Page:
PrEP in Europe : where are we?
The picture of PrEP access in Europe is highly diverse and rapidly changing. The rising number of new infections in different populations across the region demands a fresh HIV prevention approach that includes the focussed and appropriate use of PrEP. This talk will cover various national programmes and other ongoing PrEP projects; estimated numbers of people on PrEP and gaps in these data; costing and payment options; and the rise of buyers’ clubs and other PrEP activism.
The various stumbling blocks to PrEP, such as the possible rise of other sexually transmitted infections, the perceived competition for resources with HIV treatment and the concerns about augmentation of antiretroviral resistance will be addressed with the intention of encouraging discussion.
The risks associated with non-regulated PrEP use strengthens the call for the establishment of national programmes. There is a choice of PrEP medicines available that can help to reduce costs along with pointers towards best service delivery practice that can be taken from existing PrEP programmes.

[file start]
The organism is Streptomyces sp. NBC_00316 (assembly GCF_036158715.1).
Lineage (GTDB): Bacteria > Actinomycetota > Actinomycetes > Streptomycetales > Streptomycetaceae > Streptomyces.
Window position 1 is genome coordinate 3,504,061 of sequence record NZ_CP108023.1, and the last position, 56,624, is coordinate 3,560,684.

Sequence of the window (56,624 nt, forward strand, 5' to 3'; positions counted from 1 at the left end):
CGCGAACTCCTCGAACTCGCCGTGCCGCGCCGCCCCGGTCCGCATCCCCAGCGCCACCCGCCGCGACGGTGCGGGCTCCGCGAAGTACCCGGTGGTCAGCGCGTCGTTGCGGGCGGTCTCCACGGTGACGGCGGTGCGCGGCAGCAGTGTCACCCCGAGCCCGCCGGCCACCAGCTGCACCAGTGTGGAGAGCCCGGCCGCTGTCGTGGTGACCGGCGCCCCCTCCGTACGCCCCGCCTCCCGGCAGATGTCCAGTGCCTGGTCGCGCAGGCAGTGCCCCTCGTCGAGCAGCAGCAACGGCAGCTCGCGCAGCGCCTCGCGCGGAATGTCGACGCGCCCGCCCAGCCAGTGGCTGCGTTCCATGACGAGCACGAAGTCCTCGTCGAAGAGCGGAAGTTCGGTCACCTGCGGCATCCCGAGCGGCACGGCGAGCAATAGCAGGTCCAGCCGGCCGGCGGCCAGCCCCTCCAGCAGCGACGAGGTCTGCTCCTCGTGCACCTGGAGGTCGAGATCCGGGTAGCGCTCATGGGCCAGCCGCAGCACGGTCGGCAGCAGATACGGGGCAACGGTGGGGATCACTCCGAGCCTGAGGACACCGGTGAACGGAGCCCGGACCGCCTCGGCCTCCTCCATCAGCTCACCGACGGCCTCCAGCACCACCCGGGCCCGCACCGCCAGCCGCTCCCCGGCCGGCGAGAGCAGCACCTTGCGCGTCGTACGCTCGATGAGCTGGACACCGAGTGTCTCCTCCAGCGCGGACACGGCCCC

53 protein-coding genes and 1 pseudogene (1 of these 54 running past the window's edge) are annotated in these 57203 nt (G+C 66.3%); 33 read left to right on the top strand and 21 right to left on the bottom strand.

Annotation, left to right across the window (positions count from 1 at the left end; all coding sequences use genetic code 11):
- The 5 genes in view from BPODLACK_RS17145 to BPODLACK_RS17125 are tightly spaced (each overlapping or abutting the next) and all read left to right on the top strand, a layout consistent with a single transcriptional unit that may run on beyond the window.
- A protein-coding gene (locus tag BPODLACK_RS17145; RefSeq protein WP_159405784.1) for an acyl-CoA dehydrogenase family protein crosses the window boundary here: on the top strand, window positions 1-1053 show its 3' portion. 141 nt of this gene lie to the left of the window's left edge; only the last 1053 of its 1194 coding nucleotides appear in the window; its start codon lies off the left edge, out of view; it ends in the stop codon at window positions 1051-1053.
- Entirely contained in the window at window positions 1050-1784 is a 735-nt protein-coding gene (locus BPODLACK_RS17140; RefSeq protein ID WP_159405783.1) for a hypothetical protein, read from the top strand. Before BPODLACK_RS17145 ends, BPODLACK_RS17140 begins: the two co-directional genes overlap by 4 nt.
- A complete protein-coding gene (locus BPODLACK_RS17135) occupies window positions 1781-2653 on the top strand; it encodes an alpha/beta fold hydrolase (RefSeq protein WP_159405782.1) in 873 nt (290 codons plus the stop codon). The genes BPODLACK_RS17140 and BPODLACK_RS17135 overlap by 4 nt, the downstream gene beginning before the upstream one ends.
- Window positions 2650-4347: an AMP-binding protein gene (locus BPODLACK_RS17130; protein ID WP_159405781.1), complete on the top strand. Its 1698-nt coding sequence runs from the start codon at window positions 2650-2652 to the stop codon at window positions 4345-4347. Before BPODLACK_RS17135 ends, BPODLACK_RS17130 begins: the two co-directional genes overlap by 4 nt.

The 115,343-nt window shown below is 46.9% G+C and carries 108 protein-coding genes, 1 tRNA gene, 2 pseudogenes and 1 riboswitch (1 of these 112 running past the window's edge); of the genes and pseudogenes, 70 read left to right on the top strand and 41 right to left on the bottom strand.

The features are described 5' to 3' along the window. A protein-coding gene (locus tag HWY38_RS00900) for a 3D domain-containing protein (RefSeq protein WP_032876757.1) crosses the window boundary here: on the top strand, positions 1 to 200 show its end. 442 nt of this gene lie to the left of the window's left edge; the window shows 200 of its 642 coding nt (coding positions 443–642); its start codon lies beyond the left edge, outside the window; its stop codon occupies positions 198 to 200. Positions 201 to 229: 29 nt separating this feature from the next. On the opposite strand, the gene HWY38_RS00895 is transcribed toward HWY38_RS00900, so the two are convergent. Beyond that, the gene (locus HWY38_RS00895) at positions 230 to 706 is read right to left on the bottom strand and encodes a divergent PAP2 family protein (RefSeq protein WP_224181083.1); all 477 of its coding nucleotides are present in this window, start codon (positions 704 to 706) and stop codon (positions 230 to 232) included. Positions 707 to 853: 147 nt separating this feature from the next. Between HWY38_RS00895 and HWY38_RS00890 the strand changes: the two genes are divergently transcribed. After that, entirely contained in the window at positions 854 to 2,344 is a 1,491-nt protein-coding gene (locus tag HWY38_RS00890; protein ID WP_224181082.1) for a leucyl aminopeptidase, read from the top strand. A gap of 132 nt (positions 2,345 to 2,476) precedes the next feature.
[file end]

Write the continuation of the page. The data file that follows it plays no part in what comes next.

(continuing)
Cost effectiveness of PrEP in Europe
Over the last two years, mathematical models and economic evaluations have demonstrated the cost-effectiveness of PrEP use in several countries across Europe, particularly for men who have sex with men (MSM) and injection drug users (IDUs). Key determinants of the cost-effectiveness of PrEP are 1) its selective use: prioritization to those people at highest risk of HIV, and 2) the cost of PrEP. In cases where the cost of PrEP was strongly reduced, PrEP was even shown to be cost-saving or, in other words, costs less to prevent one HIV infection than the lifetime healthcare costs of that infection.
This body of work has contributed, in part, to the approval and financial reimbursement of PrEP in several countries, and will continue to aid decision makers across Europe in deciding whether to provide and reimburse PrEP.